The Politics of Money
"HARVARD AND MONEY," a thin green booklet released yesterday by the Committee on Governance, touches all the bases but home. It gives shrewd insights into resource allocation at Harvard, exposes the stalemates, lays out the fiscal alternatives in the most elegant committee prose since the Wilson Report, but refuses to suggest solutions. The progress of the document has been slow. Its authors, Professors Francis M. Bator and Graham T. Allison, even now insist that they have only drafted a preliminary paper-"to fix an agenda" for debating possible guidelines for portfolio and budget analysis in the dark fiscal days ahead. The Austin Committee on Corporate Enterprise, appointed by President Pusey last April during the GM proxy fight, has done that much less work. But Harvard urgently demands a full and immediate discussion of these topics. By remaining so noncommittal, by shying off from premature conclusions, by proposing on the one hand and rejecting on the other, the new memorandum will make very few waves indeed. What the University needs is not so much a primer of issues but a list of possible approaches once the issues have been given.
The memorandum does make one strong point, "If you want to identify a theme," Graham Allison said this week, "it is the problem of machinery to insure well reasoned decisions which all the constituents of the University will regard as legitimate." He quoted from the report: "'Solutions' that do not specify the machinery of choice and implementation rarely solve any problem. More often, they beg it." Such radical talk-at least from a committee-indicates that controversies like Campaign GM should be met not with philosophical but with pragmatic political innovations. "It's almost impossible to find any guidelines for corporate virtuousness," Allison said. "Yet the Treasurer and the Corporation make such judgments every day. At least in the case of front-page news like proxy votes, there's no obvious strategy that avoids conflict. Not even symbolic neutrality, because an abstention is just considered a mild support of management."
Unfortunately, this promising theme-the alternative machinery for managing Harvard's budget and portfolio-is gingerly broached and often quite airily dismissed. Had the memorandum tried to detail one new way for voting the proxy or reviewing the portfolio, it would have necessarily clarified the case for institutional reform. The GM proxy issue could have provided this opportunity. In a confused meeting last spring, the Faculty argued that the University had some moral responsibility for the 100 or so corporations which made up the $1 billion portfolio. Apparently ignoring this commotion, the Corporation voted as the Treasurer Mr. Bennett directed.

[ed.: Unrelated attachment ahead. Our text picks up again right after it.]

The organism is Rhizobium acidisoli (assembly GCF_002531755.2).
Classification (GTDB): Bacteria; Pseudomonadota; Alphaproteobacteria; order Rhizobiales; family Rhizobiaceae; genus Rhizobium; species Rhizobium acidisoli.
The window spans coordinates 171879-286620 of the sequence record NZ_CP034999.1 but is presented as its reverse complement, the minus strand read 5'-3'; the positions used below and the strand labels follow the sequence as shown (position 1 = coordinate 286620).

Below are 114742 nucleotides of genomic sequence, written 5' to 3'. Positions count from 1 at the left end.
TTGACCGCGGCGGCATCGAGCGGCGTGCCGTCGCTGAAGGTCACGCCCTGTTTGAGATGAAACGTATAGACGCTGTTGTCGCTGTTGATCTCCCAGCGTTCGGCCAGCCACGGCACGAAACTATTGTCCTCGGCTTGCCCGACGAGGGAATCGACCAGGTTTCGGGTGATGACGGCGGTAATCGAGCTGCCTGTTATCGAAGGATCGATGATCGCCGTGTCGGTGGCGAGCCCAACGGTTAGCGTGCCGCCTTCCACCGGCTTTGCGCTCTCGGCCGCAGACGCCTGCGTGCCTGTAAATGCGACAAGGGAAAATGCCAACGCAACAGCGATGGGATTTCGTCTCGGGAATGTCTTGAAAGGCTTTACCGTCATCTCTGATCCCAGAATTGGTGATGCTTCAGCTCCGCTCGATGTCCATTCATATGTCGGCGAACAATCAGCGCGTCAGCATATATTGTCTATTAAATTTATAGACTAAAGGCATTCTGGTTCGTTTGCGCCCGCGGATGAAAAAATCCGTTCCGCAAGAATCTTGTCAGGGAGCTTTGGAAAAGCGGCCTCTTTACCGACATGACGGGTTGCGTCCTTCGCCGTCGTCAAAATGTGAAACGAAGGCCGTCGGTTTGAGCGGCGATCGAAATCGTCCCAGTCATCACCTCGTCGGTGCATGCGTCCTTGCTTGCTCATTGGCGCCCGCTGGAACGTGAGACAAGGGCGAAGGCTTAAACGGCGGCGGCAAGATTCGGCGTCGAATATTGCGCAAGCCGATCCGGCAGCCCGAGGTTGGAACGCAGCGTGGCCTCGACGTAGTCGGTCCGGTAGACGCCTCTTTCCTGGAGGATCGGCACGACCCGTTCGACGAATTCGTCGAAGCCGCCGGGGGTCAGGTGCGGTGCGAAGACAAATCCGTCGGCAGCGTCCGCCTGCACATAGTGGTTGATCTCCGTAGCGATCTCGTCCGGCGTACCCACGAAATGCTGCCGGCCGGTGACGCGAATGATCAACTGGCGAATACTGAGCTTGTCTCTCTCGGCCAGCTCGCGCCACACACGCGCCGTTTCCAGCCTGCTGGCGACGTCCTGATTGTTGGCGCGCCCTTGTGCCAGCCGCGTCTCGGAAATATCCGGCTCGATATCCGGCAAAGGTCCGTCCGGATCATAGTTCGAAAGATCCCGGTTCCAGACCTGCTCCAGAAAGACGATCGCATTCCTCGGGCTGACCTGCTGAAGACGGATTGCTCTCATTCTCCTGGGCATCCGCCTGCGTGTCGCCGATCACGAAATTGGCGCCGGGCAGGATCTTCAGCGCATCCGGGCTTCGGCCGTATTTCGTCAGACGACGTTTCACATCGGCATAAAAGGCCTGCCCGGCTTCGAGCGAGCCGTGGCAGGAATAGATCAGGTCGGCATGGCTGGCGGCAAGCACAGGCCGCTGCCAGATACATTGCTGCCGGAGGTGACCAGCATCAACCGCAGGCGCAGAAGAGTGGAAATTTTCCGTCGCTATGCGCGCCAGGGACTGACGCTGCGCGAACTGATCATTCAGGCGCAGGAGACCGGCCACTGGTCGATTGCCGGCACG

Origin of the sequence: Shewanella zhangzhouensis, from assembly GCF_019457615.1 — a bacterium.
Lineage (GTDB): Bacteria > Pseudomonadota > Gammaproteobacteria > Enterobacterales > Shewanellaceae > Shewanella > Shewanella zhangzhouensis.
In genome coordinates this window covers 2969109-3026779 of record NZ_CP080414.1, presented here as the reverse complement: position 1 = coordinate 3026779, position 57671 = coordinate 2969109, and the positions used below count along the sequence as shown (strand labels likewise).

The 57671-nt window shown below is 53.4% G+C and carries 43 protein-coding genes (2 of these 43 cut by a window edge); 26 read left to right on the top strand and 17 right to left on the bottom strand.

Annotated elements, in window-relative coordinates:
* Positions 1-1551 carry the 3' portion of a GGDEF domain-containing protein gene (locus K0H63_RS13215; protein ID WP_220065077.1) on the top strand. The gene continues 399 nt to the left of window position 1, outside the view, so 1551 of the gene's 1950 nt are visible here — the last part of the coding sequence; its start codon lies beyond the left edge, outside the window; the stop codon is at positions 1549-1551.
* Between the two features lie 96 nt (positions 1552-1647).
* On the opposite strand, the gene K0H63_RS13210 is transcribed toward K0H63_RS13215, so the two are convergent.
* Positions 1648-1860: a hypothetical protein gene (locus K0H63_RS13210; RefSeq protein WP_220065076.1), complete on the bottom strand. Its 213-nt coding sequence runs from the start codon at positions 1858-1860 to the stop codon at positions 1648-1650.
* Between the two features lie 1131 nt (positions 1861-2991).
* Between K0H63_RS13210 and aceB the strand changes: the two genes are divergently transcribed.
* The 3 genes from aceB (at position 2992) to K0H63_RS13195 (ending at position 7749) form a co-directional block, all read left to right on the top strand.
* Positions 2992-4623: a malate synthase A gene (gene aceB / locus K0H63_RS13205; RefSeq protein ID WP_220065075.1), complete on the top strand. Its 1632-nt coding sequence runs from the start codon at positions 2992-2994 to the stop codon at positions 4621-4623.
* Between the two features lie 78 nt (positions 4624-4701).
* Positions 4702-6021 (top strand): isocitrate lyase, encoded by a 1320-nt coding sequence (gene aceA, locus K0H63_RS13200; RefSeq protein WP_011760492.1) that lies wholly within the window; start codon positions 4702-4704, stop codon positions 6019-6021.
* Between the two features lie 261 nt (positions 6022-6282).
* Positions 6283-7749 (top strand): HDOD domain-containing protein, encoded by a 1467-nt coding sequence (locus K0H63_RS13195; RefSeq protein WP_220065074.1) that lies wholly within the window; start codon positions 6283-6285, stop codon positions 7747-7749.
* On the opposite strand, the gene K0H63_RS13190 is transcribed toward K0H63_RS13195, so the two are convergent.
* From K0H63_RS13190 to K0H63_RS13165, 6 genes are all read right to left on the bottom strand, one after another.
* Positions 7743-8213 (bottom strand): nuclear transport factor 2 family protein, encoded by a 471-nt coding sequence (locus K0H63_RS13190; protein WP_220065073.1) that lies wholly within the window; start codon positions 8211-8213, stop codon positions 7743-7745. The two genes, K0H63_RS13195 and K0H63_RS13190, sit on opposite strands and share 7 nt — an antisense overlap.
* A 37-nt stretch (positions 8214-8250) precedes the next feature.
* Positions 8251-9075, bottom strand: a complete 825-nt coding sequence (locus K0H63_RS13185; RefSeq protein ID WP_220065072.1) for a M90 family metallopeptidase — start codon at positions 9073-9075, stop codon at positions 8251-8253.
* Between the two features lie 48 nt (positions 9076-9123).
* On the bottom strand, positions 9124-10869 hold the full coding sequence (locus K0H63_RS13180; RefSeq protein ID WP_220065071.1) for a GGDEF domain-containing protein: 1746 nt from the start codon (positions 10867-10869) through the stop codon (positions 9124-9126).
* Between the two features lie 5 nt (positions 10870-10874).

The history of Campaign GM at Harvard was more debacle than debate, for it was very unclear what institutional procedures the reformers should use to present their case. There was no place for the debate to center. The Corporation, as always, remained insulated from this kind of grass-roots politics. The Treasurer was talking only to his friends on the Board of Directors at GM. The Faculty of Arts and Sciences had no authority at all, and when it finally did pipe up, alienated the other faculties in the University. The Faculty also proved too unwieldy to state a coherent rationale for their vote. The alumni were unable to respond, except in a haphazard poll taken by the Harvard Bulletin which had little effect. The Committee of Students and Community Relations (CSCR) probably studied the issue in the most detail, but the Corporation serenely ignored its existence.
The substantive problems of social conscience will never yield up "clear guidelines"-though academics will always wish for the impossible-but one can at least hope for an easily accessible public tribunal to handle future wranglings. A committee independent of the Corporation which has the power to vote the proxy and to recommend dropping sundry items from the portfolio would more efficiently channel the political energies of the community. The committee could be triggered to respond whenever the political heat reached a certain intensity. It would consult directly with the Corporation on a case-by-case basis, and even if the Corporation had the right to overrule it, some communication would have taken place. The membership of these groups poses the most awkward question of constitutional mechanics. No small committee can represent all the estates of the University, but it can often react with sensitivity to their concerns.